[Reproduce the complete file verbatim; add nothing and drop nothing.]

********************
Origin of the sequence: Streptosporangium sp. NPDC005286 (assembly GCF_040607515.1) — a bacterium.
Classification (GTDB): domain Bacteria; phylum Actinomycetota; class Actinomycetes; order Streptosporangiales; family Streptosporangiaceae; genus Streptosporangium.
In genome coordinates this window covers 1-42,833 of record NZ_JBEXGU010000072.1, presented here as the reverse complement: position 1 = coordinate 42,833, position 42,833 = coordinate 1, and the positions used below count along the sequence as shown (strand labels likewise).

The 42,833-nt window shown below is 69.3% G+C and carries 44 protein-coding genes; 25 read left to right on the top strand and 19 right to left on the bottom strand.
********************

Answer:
Origin of the sequence: Streptosporangium sp. NPDC005286 (assembly GCF_040607515.1) — a bacterium.
Classification (GTDB): domain Bacteria; phylum Actinomycetota; class Actinomycetes; order Streptosporangiales; family Streptosporangiaceae; genus Streptosporangium.
In genome coordinates this window covers 1-42,833 of record NZ_JBEXGU010000072.1, presented here as the reverse complement: position 1 = coordinate 42,833, position 42,833 = coordinate 1, and the positions used below count along the sequence as shown (strand labels likewise).

The 42,833-nt window shown below is 69.3% G+C and carries 44 protein-coding genes; 25 read left to right on the top strand and 19 right to left on the bottom strand.